Board Member’s Warner Comment:”It seems ludicrous to me to hold a teacher responsible for how a child performs on a series of standardized tests; all that will do is put more pressure on children and create a divide between parents/children and teachers.”
My Reply: The description of this practice as “ludicrous” is again accurate. There is absolutely zero basis in science or statistics which can support grading teachers based on an experimental, high stakes assessment test given to a wide range of diverse children. This issue was also briefly discussed in a very blunt manner during the presentation.
Board Member’s Warner Comment: ”Can you imagine a child dealing with divorce or going through the criminal justice process as a child abuse victim or living with domestic violence and trying to do his/her best on a standardized test that will affect a teacher’s salary? I can’t even begin to fathom this and it makes absolutely no sense to me!”
My Reply: Yes, not only can I imagine, as with you, I have witnessed the immediate impact of these issues on children and teens. The failure of education leaders to acknowledge this issue has, and will continue to lead children in those situations down a very dangerous path.
As for evaluating teachers based on these high stakes exams, I have presented in other States last where teacher union leaders have caught onto the idiocy and statistical foibles of this practice. They are very vocal in their objections. Utah Teacher Union leaders will regret their literal silence on this issue.
Our clinicians and staff have elected to no longer engage in public policy issues associated with education reform in our home states of Utah and California. After our presentations to multiple states in October of 2014, there is simply nothing left to say. We feel it is the sacred responsibility of those in elected and appointed positions of power to navigate the political and public policies roads, with the ultimate responsibility of advocating for our children. When agendas and politics trump the very ethics designed to protect children, and nothing is said about the situation, it is my personal belief that we as a community have lost our collective souls.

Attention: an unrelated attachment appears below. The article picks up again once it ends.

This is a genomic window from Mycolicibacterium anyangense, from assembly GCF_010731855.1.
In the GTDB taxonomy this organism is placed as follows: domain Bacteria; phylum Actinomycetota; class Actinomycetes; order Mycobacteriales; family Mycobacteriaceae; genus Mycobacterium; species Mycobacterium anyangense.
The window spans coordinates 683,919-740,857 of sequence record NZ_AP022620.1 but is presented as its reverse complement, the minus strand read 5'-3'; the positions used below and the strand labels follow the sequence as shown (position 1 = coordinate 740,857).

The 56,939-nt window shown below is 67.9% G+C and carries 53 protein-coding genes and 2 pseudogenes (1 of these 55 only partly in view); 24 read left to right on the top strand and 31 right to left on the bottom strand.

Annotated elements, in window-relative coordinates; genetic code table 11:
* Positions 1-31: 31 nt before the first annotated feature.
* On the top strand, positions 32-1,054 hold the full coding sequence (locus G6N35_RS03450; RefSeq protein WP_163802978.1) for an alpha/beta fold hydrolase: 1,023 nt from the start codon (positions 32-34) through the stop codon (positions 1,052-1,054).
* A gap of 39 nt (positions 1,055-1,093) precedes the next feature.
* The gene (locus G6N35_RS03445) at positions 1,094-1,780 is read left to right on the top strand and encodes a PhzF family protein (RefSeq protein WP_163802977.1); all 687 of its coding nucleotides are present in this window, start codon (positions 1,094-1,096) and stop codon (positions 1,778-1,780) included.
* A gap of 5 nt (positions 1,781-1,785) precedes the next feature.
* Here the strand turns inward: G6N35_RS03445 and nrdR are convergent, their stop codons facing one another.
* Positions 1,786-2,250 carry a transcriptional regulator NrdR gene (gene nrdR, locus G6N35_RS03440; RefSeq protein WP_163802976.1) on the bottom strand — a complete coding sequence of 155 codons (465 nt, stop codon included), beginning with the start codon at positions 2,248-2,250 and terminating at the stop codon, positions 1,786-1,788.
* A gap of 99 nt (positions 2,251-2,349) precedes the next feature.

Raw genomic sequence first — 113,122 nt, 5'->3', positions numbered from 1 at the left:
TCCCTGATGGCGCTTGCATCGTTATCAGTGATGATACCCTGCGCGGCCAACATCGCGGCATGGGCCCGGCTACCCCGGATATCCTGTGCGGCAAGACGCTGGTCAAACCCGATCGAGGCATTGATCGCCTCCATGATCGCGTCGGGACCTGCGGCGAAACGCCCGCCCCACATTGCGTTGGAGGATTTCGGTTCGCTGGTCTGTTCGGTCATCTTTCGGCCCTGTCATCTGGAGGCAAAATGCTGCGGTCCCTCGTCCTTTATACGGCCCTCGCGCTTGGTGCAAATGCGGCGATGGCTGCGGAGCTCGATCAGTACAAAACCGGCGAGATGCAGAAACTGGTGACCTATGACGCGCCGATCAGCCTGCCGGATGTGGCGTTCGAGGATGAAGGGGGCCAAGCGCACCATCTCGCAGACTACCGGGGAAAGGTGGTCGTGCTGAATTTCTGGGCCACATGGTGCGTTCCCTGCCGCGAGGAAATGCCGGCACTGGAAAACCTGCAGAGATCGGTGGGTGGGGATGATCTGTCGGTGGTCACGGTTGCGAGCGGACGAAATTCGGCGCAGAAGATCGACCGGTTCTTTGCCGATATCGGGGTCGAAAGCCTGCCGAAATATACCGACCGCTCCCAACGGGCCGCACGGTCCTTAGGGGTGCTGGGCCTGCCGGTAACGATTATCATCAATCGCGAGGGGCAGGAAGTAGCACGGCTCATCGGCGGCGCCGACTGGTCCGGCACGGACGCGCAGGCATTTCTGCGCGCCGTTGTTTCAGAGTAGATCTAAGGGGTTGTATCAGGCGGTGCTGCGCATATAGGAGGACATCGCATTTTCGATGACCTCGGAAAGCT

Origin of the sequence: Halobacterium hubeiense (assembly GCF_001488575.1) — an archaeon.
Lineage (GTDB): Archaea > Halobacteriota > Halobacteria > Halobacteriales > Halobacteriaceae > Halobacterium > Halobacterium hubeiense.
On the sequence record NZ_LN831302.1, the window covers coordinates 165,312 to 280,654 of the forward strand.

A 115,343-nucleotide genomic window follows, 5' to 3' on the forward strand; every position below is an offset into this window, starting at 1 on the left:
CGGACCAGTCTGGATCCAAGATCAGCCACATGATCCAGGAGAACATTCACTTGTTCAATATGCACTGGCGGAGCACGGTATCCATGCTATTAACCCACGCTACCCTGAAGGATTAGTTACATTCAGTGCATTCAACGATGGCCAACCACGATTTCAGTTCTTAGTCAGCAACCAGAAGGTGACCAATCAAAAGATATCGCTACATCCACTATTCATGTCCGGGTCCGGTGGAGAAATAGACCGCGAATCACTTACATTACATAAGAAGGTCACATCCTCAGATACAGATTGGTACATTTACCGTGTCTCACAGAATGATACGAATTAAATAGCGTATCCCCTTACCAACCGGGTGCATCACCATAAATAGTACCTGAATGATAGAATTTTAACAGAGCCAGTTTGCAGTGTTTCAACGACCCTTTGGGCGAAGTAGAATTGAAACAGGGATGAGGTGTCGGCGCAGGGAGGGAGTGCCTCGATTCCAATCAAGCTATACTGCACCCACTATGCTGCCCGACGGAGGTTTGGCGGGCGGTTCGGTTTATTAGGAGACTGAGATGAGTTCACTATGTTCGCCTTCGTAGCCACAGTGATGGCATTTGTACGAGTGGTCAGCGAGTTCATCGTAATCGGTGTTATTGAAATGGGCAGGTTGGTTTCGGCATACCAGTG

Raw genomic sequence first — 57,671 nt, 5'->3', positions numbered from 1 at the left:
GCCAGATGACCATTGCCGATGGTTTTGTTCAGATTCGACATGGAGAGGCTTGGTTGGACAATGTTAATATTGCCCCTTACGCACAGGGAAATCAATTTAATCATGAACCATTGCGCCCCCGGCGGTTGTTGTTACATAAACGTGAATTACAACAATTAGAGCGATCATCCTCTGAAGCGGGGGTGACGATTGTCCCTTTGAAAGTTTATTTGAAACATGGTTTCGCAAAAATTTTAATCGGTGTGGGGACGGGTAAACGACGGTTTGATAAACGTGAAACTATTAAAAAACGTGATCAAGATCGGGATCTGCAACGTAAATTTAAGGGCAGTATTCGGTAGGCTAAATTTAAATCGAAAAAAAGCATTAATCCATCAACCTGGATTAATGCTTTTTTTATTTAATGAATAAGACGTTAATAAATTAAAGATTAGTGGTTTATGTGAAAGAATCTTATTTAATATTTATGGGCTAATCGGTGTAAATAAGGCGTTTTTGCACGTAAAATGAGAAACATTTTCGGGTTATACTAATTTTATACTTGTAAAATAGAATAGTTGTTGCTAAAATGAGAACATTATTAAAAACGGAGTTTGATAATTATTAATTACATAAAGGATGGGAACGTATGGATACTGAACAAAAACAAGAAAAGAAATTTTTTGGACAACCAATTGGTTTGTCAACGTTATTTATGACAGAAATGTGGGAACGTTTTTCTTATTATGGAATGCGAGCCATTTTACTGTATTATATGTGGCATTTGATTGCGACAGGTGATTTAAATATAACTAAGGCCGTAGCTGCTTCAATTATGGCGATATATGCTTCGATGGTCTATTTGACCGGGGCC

This does not appear to be the case for you.
I wish you luck in your duties as member of the Utah State Board of Education, and I hope that you continue to honor the oath of office that you recently took. Let me know if I, or our clinic, can be of any (discrete) help to you.
Gary Thompson, Psy.D.
One final word of advice to education activists and parents:
Rights afforded by the Constitution and statues regarding the freedom of parents to have significant impact in their kid’s education are extremely important. With that said, in addition to a focus on “liberty” and “freedom”, consider inputting into the conversation (as Ms. Warner and our clinic has) the issue of sound, already established ethics in the areas of testing and experimentation. Here are links to the APA (American Psychological Association) Code of Ethics, (http://apa.org/ethics/code/index.aspx) as well as the NASP (National Association of School Psychologist) Code of Ethics.
Study them. Learn them. Incorporate them into conversations with educators, lawmakers and fellow parents and education activists. The ethics surrounding “informed consent”, “experimental testing on children” as well as admonitions of avoiding “lies by omissions”, were put into place after 150 years of trial and error for one reason:
To protect vulnerable parents and children from exploitation from those in positions of power and influence.
At no prior time in the history of our nation’s education system, has Federal/State politicians & education administrators, and corporations (e.g., “Big Testing”), wielded more power and influence on our nation’s children than what we are witnessing today.
I do not care. I’m just a doctor…
…but by all means necessary, watch it, monitor it, and continue to question the authority and power of those entrusted with the care of your children. Their lives and futures may depend upon it.